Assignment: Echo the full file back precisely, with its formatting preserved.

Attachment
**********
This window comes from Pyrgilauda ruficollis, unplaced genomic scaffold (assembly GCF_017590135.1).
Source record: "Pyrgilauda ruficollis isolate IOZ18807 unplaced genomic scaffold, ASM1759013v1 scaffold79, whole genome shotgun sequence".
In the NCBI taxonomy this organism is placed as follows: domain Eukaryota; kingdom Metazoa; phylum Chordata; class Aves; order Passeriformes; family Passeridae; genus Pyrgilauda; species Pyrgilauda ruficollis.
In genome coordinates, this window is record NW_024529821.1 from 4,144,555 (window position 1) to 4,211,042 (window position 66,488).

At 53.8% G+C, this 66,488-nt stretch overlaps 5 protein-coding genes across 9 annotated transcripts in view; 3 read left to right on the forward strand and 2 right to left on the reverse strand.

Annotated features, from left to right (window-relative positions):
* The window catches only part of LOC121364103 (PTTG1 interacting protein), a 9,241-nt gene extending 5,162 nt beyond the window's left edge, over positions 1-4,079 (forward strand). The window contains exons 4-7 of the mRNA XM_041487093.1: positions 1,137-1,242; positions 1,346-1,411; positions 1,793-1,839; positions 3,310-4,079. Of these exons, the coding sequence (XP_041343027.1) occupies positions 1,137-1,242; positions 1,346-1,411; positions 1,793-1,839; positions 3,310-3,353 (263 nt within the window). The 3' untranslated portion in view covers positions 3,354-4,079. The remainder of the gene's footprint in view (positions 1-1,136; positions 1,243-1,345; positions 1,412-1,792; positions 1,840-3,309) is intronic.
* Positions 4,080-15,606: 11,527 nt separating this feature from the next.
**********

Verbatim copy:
This window comes from Pyrgilauda ruficollis, unplaced genomic scaffold (assembly GCF_017590135.1).
Source record: "Pyrgilauda ruficollis isolate IOZ18807 unplaced genomic scaffold, ASM1759013v1 scaffold79, whole genome shotgun sequence".
In the NCBI taxonomy this organism is placed as follows: domain Eukaryota; kingdom Metazoa; phylum Chordata; class Aves; order Passeriformes; family Passeridae; genus Pyrgilauda; species Pyrgilauda ruficollis.
In genome coordinates, this window is record NW_024529821.1 from 4,144,555 (window position 1) to 4,211,042 (window position 66,488).

At 53.8% G+C, this 66,488-nt stretch overlaps 5 protein-coding genes across 9 annotated transcripts in view; 3 read left to right on the forward strand and 2 right to left on the reverse strand.

Annotated features, from left to right (window-relative positions):
* The window catches only part of LOC121364103 (PTTG1 interacting protein), a 9,241-nt gene extending 5,162 nt beyond the window's left edge, over positions 1-4,079 (forward strand). The window contains exons 4-7 of the mRNA XM_041487093.1: positions 1,137-1,242; positions 1,346-1,411; positions 1,793-1,839; positions 3,310-4,079. Of these exons, the coding sequence (XP_041343027.1) occupies positions 1,137-1,242; positions 1,346-1,411; positions 1,793-1,839; positions 3,310-3,353 (263 nt within the window). The 3' untranslated portion in view covers positions 3,354-4,079. The remainder of the gene's footprint in view (positions 1-1,136; positions 1,243-1,345; positions 1,412-1,792; positions 1,840-3,309) is intronic.
* Positions 4,080-15,606: 11,527 nt separating this feature from the next.